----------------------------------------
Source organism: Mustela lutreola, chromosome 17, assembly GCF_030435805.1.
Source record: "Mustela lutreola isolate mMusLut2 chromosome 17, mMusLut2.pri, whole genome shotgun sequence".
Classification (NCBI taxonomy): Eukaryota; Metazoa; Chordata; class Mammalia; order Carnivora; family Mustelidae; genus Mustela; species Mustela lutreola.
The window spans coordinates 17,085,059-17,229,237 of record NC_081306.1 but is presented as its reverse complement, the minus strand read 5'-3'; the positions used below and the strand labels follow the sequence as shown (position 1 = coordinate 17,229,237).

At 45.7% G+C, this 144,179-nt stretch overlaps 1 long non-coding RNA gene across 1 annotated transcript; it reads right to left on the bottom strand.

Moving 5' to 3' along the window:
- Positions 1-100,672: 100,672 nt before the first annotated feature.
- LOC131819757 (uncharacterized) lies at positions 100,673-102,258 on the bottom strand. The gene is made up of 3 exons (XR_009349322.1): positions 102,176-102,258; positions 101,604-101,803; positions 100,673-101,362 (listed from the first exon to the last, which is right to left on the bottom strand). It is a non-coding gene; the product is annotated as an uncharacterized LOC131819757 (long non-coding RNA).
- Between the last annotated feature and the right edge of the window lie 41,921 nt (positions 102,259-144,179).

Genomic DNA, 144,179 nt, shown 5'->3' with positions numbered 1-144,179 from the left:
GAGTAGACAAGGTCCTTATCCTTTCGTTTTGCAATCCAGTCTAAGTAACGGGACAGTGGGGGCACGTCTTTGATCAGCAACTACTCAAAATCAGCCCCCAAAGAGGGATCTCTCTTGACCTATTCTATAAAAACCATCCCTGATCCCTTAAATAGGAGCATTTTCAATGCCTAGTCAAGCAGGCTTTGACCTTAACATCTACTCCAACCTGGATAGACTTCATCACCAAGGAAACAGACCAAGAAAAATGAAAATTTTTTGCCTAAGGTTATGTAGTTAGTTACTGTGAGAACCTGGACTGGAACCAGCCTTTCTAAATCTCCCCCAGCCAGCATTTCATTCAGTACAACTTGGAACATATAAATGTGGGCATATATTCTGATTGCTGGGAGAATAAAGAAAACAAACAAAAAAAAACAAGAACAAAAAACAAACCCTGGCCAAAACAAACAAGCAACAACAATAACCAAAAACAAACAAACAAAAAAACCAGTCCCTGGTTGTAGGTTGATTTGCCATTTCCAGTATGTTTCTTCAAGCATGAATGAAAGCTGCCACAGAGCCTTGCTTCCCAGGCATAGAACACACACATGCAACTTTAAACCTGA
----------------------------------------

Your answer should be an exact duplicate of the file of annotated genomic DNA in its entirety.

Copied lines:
Source organism: Mustela lutreola, chromosome 17, assembly GCF_030435805.1.
Source record: "Mustela lutreola isolate mMusLut2 chromosome 17, mMusLut2.pri, whole genome shotgun sequence".
Classification (NCBI taxonomy): Eukaryota; Metazoa; Chordata; class Mammalia; order Carnivora; family Mustelidae; genus Mustela; species Mustela lutreola.
The window spans coordinates 17,085,059-17,229,237 of record NC_081306.1 but is presented as its reverse complement, the minus strand read 5'-3'; the positions used below and the strand labels follow the sequence as shown (position 1 = coordinate 17,229,237).

At 45.7% G+C, this 144,179-nt stretch overlaps 1 long non-coding RNA gene across 1 annotated transcript; it reads right to left on the bottom strand.

Moving 5' to 3' along the window:
- Positions 1-100,672: 100,672 nt before the first annotated feature.
- LOC131819757 (uncharacterized) lies at positions 100,673-102,258 on the bottom strand. The gene is made up of 3 exons (XR_009349322.1): positions 102,176-102,258; positions 101,604-101,803; positions 100,673-101,362 (listed from the first exon to the last, which is right to left on the bottom strand). It is a non-coding gene; the product is annotated as an uncharacterized LOC131819757 (long non-coding RNA).
- Between the last annotated feature and the right edge of the window lie 41,921 nt (positions 102,259-144,179).

Genomic DNA, 144,179 nt, shown 5'->3' with positions numbered 1-144,179 from the left:
GAGTAGACAAGGTCCTTATCCTTTCGTTTTGCAATCCAGTCTAAGTAACGGGACAGTGGGGGCACGTCTTTGATCAGCAACTACTCAAAATCAGCCCCCAAAGAGGGATCTCTCTTGACCTATTCTATAAAAACCATCCCTGATCCCTTAAATAGGAGCATTTTCAATGCCTAGTCAAGCAGGCTTTGACCTTAACATCTACTCCAACCTGGATAGACTTCATCACCAAGGAAACAGACCAAGAAAAATGAAAATTTTTTGCCTAAGGTTATGTAGTTAGTTACTGTGAGAACCTGGACTGGAACCAGCCTTTCTAAATCTCCCCCAGCCAGCATTTCATTCAGTACAACTTGGAACATATAAATGTGGGCATATATTCTGATTGCTGGGAGAATAAAGAAAACAAACAAAAAAAAACAAGAACAAAAAACAAACCCTGGCCAAAACAAACAAGCAACAACAATAACCAAAAACAAACAAACAAAAAAACCAGTCCCTGGTTGTAGGTTGATTTGCCATTTCCAGTATGTTTCTTCAAGCATGAATGAAAGCTGCCACAGAGCCTTGCTTCCCAGGCATAGAACACACACATGCAACTTTAAACCTGA